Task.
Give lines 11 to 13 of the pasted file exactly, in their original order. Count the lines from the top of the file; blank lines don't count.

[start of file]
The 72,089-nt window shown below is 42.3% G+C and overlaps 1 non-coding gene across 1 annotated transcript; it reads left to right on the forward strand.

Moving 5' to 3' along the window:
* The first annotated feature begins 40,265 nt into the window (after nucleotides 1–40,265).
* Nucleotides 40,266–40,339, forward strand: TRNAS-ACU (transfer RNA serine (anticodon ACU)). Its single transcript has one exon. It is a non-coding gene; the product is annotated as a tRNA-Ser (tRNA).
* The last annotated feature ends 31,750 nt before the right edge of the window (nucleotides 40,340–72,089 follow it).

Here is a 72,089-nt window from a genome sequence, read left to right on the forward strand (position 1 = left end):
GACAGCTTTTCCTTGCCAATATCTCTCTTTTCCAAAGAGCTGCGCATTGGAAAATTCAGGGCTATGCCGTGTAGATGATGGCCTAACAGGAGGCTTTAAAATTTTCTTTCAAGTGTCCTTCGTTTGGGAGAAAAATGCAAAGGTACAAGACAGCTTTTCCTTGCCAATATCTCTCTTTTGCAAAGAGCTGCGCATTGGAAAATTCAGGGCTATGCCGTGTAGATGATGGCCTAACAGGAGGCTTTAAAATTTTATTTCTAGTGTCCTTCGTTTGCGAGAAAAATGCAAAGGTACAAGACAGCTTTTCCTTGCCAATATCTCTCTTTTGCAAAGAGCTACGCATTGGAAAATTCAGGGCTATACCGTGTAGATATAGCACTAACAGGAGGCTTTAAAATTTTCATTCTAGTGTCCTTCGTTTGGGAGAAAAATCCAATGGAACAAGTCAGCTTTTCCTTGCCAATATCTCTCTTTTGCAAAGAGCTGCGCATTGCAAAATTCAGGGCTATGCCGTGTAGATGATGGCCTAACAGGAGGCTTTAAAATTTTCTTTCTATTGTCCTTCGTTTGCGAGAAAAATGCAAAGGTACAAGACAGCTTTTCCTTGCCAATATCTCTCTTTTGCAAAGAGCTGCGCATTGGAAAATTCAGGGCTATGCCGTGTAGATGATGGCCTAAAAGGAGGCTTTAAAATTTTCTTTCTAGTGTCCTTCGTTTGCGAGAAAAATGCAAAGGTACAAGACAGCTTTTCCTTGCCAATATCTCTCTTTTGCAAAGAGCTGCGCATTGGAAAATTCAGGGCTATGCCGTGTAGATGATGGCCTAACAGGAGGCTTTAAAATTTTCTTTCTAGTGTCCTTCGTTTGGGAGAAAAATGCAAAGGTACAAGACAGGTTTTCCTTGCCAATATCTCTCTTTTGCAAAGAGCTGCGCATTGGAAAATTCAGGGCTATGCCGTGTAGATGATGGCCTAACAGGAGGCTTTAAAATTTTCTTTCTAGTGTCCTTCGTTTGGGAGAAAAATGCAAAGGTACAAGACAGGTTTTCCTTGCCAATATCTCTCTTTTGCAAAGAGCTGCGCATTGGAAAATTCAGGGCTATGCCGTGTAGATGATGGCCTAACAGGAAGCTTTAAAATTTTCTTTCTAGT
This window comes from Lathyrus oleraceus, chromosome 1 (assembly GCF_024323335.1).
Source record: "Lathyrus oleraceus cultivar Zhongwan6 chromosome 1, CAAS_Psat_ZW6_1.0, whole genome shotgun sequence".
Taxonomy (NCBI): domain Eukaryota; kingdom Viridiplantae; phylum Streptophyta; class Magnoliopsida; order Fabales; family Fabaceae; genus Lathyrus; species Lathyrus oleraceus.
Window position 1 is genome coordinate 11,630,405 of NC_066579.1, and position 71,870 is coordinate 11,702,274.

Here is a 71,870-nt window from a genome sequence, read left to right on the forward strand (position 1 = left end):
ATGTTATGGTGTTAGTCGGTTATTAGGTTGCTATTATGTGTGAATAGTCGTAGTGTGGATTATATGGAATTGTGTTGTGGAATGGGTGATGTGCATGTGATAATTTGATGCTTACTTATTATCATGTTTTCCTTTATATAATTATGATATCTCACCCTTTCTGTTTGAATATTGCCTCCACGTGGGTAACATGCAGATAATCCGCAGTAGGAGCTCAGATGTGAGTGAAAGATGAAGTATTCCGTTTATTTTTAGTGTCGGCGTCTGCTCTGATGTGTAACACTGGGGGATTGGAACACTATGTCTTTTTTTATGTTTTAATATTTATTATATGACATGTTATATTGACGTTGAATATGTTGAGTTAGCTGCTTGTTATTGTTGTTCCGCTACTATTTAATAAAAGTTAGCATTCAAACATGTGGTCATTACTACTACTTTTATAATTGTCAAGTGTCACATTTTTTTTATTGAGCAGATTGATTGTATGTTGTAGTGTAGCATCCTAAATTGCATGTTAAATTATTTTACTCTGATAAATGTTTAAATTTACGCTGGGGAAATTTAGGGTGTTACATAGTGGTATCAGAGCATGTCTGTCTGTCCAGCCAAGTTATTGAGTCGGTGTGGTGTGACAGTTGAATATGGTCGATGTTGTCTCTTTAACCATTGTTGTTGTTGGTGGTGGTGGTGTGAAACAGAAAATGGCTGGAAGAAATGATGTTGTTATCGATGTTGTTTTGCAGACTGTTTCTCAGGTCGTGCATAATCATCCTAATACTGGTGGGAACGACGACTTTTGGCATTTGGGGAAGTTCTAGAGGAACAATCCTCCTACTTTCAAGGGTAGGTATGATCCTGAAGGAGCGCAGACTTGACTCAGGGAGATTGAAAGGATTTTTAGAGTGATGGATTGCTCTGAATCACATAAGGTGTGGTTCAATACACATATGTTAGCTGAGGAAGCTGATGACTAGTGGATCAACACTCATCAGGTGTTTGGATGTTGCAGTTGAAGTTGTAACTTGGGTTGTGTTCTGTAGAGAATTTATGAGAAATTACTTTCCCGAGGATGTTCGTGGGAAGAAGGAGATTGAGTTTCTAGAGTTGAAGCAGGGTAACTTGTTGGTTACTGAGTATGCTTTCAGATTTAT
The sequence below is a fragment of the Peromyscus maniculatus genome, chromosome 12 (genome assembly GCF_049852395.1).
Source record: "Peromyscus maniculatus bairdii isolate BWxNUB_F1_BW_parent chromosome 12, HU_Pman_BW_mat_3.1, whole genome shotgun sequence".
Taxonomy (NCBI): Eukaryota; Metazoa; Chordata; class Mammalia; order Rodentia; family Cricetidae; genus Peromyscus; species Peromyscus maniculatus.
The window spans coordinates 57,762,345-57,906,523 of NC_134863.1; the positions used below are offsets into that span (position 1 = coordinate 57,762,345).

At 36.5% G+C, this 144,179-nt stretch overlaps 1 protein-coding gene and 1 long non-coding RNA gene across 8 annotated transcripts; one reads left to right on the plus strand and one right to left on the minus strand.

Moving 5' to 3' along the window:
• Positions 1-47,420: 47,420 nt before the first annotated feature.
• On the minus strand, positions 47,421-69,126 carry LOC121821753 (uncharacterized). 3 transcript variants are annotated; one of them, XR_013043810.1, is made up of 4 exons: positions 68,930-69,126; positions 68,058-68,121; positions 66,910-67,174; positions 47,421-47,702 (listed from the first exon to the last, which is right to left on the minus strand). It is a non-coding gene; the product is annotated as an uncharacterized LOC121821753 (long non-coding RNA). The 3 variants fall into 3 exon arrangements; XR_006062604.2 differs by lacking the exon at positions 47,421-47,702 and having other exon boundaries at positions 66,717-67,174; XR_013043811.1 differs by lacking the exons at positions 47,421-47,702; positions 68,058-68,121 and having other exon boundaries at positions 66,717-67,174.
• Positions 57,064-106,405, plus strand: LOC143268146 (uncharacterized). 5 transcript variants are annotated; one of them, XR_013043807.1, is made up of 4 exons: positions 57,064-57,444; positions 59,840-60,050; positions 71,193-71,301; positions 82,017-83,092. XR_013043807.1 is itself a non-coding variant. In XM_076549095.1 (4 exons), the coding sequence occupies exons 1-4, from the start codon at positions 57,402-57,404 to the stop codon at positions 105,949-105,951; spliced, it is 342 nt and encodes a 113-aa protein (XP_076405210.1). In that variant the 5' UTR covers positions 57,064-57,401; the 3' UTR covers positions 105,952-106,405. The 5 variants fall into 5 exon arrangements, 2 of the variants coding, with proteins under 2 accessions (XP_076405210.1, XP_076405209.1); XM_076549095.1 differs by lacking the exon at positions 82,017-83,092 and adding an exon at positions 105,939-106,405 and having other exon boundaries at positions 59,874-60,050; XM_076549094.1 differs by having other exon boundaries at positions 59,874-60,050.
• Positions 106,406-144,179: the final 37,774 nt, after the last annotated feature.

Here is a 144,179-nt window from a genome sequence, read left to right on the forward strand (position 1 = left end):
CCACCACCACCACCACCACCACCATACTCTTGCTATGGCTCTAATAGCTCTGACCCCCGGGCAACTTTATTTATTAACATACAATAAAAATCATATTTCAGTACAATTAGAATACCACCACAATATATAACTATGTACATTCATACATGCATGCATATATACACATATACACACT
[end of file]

Window position 1 is genome coordinate 11,630,405 of NC_066579.1, and position 71,870 is coordinate 11,702,274.

Here is a 71,870-nt window from a genome sequence, read left to right on the forward strand (position 1 = left end):
ATGTTATGGTGTTAGTCGGTTATTAGGTTGCTATTATGTGTGAATAGTCGTAGTGTGGATTATATGGAATTGTGTTGTGGAATGGGTGATGTGCATGTGATAATTTGATGCTTACTTATTATCATGTTTTCCTTTATATAATTATGATATCTCACCCTTTCTGTTTGAATATTGCCTCCACGTGGGTAACATGCAGATAATCCGCAGTAGGAGCTCAGATGTGAGTGAAAGATGAAGTATTCCGTTTATTTTTAGTGTCGGCGTCTGCTCTGATGTGTAACACTGGGGGATTGGAACACTATGTCTTTTTTTATGTTTTAATATTTATTATATGACATGTTATATTGACGTTGAATATGTTGAGTTAGCTGCTTGTTATTGTTGTTCCGCTACTATTTAATAAAAGTTAGCATTCAAACATGTGGTCATTACTACTACTTTTATAATTGTCAAGTGTCACATTTTTTTTATTGAGCAGATTGATTGTATGTTGTAGTGTAGCATCCTAAATTGCATGTTAAATTATTTTACTCTGATAAATGTTTAAATTTACGCTGGGGAAATTTAGGGTGTTACATAGTGGTATCAGAGCATGTCTGTCTGTCCAGCCAAGTTATTGAGTCGGTGTGGTGTGACAGTTGAATATGGTCGATGTTGTCTCTTTAACCATTGTTGTTGTTGGTGGTGGTGGTGTGAAACAGAAAATGGCTGGAAGAAATGATGTTGTTATCGATGTTGTTTTGCAGACTGTTTCTCAGGTCGTGCATAATCATCCTAATACTGGTGGGAACGACGACTTTTGGCATTTGGGGAAGTTCTAGAGGAACAATCCTCCTACTTTCAAGGGTAGGTATGATCCTGAAGGAGCGCAGACTTGACTCAGGGAGATTGAAAGGATTTTTAGAGTGATGGATTGCTCTGAATCACATAAGGTGTGGTTCAATACACATATGTTAGCTGAGGAAGCTGATGACTAGTGGATCAACACTCATCAGGTGTTTGGATGTTGCAGTTGAAGTTGTAACTTGGGTTGTGTTCTGTAGAGAATTTATGAGAAATTACTTTCCCGAGGATGTTCGTGGGAAGAAGGAGATTGAGTTTCTAGAGTTGAAGCAGGGTAACTTGTTGGTTACTGAGTATGCTTTCAGATTTAT